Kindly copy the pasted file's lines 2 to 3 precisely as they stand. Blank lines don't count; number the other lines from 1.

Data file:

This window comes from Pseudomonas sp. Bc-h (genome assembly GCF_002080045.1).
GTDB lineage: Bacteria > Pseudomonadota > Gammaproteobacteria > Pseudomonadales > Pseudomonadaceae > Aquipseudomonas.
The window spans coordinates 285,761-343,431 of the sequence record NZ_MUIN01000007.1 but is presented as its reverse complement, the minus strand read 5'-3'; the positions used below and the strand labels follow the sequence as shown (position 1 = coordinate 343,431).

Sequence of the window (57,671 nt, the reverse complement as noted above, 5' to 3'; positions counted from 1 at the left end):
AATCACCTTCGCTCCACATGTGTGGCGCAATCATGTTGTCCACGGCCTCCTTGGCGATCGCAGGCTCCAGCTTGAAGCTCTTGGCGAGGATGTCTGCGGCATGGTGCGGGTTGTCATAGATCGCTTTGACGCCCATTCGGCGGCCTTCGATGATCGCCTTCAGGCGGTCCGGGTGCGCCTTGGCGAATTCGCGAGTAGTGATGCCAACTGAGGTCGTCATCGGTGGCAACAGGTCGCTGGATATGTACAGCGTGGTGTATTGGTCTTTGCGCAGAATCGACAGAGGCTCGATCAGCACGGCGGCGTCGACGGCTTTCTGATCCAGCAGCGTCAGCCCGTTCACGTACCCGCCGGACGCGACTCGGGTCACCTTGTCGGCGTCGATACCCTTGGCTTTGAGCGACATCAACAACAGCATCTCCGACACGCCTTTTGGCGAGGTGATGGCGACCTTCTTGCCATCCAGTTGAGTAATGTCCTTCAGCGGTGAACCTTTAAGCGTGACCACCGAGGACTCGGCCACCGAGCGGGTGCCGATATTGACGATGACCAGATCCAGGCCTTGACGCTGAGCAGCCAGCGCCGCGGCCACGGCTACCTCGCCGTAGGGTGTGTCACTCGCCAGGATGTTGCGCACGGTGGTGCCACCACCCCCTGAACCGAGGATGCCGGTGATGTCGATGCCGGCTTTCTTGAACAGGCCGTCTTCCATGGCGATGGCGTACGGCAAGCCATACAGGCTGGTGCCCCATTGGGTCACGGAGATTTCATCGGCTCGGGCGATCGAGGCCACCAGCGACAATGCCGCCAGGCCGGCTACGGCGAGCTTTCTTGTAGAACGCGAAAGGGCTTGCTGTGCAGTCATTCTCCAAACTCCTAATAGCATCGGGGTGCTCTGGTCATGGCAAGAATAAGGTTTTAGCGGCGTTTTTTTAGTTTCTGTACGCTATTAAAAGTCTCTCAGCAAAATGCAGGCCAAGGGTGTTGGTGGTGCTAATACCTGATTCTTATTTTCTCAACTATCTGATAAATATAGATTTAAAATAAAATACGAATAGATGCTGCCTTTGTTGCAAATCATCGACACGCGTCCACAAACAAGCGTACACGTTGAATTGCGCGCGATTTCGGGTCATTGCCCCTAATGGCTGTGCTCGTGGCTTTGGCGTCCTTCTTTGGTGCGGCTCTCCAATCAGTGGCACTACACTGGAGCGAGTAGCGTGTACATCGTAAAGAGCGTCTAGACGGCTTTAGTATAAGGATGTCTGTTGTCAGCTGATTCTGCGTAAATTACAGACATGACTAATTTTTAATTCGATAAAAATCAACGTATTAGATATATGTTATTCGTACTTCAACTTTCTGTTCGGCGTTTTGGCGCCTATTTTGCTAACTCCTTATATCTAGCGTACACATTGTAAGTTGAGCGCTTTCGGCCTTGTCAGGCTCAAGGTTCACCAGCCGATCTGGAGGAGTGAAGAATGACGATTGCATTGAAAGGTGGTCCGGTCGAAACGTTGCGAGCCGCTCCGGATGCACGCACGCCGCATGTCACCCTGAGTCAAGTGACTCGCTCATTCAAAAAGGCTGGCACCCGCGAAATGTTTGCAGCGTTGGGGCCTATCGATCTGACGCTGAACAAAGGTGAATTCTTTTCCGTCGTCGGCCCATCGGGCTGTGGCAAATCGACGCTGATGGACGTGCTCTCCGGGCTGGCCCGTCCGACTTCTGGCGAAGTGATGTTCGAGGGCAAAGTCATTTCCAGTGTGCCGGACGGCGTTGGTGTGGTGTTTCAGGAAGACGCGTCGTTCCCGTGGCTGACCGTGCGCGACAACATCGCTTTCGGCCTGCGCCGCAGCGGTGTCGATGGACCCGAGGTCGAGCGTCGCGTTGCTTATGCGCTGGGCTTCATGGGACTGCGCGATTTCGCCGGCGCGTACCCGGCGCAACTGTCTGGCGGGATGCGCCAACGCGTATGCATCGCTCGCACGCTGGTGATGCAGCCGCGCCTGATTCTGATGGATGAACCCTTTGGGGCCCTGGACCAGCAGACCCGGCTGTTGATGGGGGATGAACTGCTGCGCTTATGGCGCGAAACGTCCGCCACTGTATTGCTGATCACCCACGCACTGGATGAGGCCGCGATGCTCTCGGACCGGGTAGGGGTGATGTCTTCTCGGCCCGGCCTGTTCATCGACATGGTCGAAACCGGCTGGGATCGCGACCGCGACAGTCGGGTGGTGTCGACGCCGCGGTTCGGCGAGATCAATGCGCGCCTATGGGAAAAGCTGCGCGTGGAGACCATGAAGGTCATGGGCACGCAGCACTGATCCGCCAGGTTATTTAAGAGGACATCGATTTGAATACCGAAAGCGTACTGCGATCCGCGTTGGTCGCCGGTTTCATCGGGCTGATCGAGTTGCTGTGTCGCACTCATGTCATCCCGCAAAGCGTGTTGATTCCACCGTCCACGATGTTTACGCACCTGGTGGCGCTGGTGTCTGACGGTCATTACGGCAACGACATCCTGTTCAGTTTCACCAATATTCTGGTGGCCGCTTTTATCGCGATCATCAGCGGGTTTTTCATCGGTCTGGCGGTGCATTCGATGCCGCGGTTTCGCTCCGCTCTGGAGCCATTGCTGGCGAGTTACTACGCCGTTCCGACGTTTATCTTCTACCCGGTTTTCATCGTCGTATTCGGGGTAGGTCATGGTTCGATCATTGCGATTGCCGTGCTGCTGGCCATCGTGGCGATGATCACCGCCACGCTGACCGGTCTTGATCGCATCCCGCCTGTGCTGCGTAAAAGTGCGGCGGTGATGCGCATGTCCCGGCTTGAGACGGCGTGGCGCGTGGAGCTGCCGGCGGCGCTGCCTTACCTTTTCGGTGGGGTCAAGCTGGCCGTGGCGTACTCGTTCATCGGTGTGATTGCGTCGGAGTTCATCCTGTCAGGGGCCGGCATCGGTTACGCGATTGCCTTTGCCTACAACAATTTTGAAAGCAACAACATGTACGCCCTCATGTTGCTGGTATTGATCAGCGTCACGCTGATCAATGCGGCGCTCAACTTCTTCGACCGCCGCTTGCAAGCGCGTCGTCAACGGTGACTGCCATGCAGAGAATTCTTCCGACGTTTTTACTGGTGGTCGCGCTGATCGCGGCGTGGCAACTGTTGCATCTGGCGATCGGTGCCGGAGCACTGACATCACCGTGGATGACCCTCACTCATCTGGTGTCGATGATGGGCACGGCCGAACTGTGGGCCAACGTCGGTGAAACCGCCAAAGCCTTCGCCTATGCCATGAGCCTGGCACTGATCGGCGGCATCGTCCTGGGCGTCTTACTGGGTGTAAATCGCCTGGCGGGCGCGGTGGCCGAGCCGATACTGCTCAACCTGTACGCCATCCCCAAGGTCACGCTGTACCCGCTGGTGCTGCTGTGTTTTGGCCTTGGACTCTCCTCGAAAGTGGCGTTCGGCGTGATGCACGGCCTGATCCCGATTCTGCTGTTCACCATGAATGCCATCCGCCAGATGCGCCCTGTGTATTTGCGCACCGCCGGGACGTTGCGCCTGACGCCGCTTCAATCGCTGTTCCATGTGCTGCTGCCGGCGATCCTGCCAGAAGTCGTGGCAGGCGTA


GTDB lineage: Bacteria > Pseudomonadota > Gammaproteobacteria > Pseudomonadales > Pseudomonadaceae > Aquipseudomonas.
The window spans coordinates 285,761-343,431 of the sequence record NZ_MUIN01000007.1 but is presented as its reverse complement, the minus strand read 5'-3'; the positions used below and the strand labels follow the sequence as shown (position 1 = coordinate 343,431).